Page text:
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Modern Architecture

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Modern architecture is generally characterized by simplification of form and an absence of applied decoration. It is a term applied to an overarching movement, with its exact definition and scope varying widely.In a broader sense, early modern architecture began at the turn of the 20th century with efforts to reconcile the principles underlying architectural design with rapid technological advancement and the modernization of society. It would take the form of numerous movements, schools of design, and architectural styles, some in tension with one another, and often equally defying such classification.

The concept of modernism is a central theme in these efforts. Gaining popularity after the Second World War, architectural modernism was adopted by many influential architects and architectural educators, and continues as a dominant architectural style for institutional and corporate buildings into the 21st century. Modernism eventually generated reactions, most notably Postmodernism which sought to preserve pre-modern elements, while Neomodernism emerged as a reaction to Postmodernism.

Notable architects important to the history and development of the modernist movement include Le Corbusier, Ludwig Mies van der Rohe, Walter Gropius, Frank Lloyd Wright, Louis Sullivan, Gerrit Rietveld, Oscar Niemeyer and Alvar Aalto.

Wright’s Larkin Building (1904) in Buffalo, New York, Unity Temple (1905) in Oak Park, Illinois, and the Robie House (1910) in Chicago, Illinois were some of the first examples of modern architecture in the United States.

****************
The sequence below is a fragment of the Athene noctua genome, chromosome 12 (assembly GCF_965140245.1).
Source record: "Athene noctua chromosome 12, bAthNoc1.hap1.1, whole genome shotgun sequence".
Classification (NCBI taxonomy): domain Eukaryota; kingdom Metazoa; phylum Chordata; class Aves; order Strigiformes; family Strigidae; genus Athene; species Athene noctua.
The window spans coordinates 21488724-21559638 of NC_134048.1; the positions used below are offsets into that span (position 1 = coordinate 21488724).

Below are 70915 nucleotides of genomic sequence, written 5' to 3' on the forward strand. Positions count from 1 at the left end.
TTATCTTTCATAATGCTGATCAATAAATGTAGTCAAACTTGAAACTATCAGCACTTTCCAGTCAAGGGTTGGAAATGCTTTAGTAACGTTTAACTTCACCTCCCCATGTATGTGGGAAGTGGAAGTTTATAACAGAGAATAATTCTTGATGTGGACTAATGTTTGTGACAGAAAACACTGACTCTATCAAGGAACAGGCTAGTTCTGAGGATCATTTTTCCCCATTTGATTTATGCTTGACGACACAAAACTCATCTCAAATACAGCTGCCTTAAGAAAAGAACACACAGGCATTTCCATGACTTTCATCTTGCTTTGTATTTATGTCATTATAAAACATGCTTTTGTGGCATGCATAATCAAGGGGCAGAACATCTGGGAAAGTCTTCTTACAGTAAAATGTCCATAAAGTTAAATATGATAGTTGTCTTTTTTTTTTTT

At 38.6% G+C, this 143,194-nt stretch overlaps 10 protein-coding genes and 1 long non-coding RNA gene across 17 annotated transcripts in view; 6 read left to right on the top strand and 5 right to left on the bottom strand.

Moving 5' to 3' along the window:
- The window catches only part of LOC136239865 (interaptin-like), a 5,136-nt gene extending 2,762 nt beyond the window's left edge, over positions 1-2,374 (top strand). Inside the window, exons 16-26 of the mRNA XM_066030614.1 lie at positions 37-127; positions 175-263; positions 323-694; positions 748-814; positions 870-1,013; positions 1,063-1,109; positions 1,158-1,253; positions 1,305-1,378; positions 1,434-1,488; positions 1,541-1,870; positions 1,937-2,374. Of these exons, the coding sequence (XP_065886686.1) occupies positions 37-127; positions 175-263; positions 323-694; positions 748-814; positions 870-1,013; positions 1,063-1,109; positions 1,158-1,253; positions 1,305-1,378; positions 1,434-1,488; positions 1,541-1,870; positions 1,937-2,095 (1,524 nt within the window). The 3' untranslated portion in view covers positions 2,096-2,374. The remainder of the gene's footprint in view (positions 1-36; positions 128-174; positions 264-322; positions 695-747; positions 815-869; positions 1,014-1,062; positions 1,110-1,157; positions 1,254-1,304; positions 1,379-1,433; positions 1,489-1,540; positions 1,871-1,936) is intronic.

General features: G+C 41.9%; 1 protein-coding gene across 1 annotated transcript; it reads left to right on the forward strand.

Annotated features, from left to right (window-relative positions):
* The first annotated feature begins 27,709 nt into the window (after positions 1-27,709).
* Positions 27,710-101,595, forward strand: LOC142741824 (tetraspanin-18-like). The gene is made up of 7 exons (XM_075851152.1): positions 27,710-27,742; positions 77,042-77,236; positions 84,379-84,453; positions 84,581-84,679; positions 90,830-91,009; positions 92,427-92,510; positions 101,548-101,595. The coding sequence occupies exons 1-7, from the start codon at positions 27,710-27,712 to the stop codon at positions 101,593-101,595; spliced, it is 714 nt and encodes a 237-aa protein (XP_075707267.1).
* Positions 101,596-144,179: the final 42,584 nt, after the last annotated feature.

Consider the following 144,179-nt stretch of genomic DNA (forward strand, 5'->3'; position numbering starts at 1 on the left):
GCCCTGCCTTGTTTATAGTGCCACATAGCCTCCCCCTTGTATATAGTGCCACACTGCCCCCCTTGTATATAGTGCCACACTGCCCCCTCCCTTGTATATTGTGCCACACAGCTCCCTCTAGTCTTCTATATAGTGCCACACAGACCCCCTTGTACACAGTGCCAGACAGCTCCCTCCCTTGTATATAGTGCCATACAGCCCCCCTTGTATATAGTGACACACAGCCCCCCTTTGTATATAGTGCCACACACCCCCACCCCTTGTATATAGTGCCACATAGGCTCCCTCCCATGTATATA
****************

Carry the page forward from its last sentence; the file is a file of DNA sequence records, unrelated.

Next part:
Frank Lloyd Wright was a major influence on European architects, including both Walter Gropius (founder of the Bauhaus) and Ludwig Mies van der Rohe, as well as on the whole of organic architecture. Gropius claimed that his “bible” for forming the Bauhaus was 100 Frank Lloyd Wright drawings that the architect shared with Germany over a decade prior to this point, the Wasmuth Portfolio. While Wright’s career would parallel that of European architects, he refused to be categorized with them, claiming that they copied his ideas. Many architects in Germany[who?] believed that Wright’s life would be wasted in the United States, since the US was not ready for his newer architecture. During the 1930s, Wright would experiment with his Usonian ideas for a uniquely U.S. American (i.e. “US-onian”) take on modernism. It would be several decades before European architects would in turn bring their version of modern architecture to the United States.

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